The gospel unveils the mind of God. In it are revealed the eternal thoughts of good which God has for the creatures of His hands. As He could say to His people of old; ‘I will visit you, and perform my good word toward you … For I know the thoughts that I think toward you, saith the Lord, thoughts of peace, and not of evil’, Jer. 29. 10-11. A nation that had no place in then – minds for their God, was never out of His thoughts. We must always remember that the gospel is not a hastily framed plan, conceived to meet an unforeseen emergency. Paul was always conscious of an eternity of wise and loving planning behind all it revealed. As he ends the Roman epistle, he describes ‘my gospel, and the preaching of Jesus Christ, according to the revelation of the mystery, which was kept secret since the world began, But now is made manifest’, 16. 25-26. Also, he realized that the gospel of God had been ‘promised afore by his prophets in the holy scriptures’, 1.2. Surely we need to handle the gospel truths that we preach with care and thought. Let us under the Holy Spirit’s guidance, humbly seek to grasp the great thoughts of the eternal God enshrined in its message.
The gospel unlocks the heart of God. It comes as a message of love into a world of hate and bitterness. ‘God commendeth his love toward us, in that, while we were yet sinners, Christ died for us’, Rom. 5.8. ‘God is love’, 1 John 4. 16,-this is His nature, and out of His heart there flows to the sinful a causeless and measureless love. It is within the terms of the gospel that this love for the lost is presented, John 3. 16. There is a warmth that welcomes, a tenderness that touches the hardened hearts, a compassion that comforts those who have lost hope, a relevant appeal in the message that we preach. Yet, how cold and technical the way in which we present the gospel often becomes. There is no feeling, no sense of compulsion, no impelling urgency as we confront our fellow travellers to eternity, people who are on the road to hell. Perhaps we need a fresh vision of the Saviour who could weep over the city that rejected Him; who could pray for the forgiveness of the very men who nailed Him to the cross. The gospel declares the affairs of God’s heart, and it comes to a world that is at enmity with Him.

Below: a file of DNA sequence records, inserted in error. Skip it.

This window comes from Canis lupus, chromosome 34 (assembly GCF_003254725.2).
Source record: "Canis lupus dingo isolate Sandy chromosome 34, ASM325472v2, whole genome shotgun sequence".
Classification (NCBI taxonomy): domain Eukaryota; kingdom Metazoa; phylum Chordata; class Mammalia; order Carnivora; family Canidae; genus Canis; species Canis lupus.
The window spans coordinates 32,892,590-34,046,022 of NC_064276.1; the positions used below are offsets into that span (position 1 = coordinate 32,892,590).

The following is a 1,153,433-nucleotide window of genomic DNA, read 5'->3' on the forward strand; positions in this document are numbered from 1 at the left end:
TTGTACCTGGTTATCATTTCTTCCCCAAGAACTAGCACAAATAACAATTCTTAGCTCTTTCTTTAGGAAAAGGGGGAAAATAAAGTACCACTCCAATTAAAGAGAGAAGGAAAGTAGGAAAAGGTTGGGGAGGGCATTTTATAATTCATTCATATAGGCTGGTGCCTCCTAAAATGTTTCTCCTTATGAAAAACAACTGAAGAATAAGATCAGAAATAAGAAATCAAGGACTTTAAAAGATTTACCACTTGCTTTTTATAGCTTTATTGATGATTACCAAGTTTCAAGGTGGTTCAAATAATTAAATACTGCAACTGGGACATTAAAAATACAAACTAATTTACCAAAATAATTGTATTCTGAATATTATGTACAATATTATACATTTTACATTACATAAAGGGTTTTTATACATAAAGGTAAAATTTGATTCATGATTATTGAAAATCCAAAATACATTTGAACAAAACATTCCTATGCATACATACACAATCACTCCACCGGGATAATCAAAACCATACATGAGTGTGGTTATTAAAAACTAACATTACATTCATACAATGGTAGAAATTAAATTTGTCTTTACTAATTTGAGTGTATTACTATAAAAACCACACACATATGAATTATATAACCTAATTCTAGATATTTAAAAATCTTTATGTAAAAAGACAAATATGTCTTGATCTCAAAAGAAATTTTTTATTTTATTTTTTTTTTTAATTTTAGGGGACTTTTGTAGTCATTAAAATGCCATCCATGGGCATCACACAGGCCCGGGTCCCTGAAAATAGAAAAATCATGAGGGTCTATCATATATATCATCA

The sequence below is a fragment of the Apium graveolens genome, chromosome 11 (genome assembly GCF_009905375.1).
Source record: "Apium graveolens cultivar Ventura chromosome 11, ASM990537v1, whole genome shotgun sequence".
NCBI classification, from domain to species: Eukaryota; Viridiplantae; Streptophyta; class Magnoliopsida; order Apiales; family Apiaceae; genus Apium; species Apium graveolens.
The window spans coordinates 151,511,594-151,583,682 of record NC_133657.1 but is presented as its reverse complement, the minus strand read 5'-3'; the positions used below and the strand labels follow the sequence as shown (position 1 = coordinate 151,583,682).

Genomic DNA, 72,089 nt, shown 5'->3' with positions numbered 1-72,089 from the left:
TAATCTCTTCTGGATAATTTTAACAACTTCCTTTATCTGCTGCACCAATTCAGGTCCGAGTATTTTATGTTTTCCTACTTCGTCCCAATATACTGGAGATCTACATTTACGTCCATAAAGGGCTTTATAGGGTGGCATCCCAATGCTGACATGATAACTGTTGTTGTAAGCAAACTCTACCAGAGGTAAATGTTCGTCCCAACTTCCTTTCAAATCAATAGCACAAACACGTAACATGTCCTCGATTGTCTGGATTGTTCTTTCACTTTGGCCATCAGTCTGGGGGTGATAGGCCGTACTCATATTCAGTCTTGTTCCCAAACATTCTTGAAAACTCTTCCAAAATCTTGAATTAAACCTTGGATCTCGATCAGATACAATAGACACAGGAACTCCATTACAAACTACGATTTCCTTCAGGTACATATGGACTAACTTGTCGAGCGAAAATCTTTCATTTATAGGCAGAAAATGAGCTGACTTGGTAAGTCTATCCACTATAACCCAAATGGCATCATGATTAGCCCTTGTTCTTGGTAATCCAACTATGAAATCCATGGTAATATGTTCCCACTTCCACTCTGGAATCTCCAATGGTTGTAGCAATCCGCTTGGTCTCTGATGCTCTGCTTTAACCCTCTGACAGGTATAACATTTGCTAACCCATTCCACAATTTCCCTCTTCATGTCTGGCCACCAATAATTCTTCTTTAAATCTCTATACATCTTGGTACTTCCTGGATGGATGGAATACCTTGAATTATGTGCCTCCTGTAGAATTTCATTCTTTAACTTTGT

Finally, it is a gospel that unfolds the will of God. There is a significant word given at the close of the epistle. Paul’s gospel is ‘according to the commandment of the everlasting God, made known to all nations for the obedience of faith’, Rom. 16. 26. Here is matter that calls for serious thought. In the gospel God does not only reveal His love. He also reveals His un-mistakeable right to command man’s obedience and submission. At Calvary the love of God shone out in all ils fulness and each true believer can say with Paul, ‘the Son of God who loved me, and gave himself for me’, Gal. 2. 20. Yet, in no way can we give the impression that response to God’s love is optional, and the forgiveness of sin a light matter. We represent a holy God who hates and must judge sin. In no place was this seen more than at the cross. The judgement of all sin was borne by the sinless One as He was made sin for us, 2 Cor. 5. 21. It is God’s sovereign will that all should be saved and come to repentance, 2. Pel. 3. 9; cf. 1 Tim. 2. 4. Il is essential for us to make very clear that in the gospel of God is the command to all men to repent and believe, Acts 17. 30-31. How necessary that we preach repentance toward God, as well as faith in our Lord Jesus Christ, Acts 20. 21.
This is but a brief meditation on a great subject. How do we handle such a vital message? In Pilgrim ‘$ Progress, Christian sees a picture of a preacher in the Interpreter’s house. Three features, among others, attracted his attention. He was a very grave person, the best of books was in his hands, and he stood as if he pleaded with men. May such obvious earnestness be ours as we continue to preach the gospel of God.
Your Basket Is Empty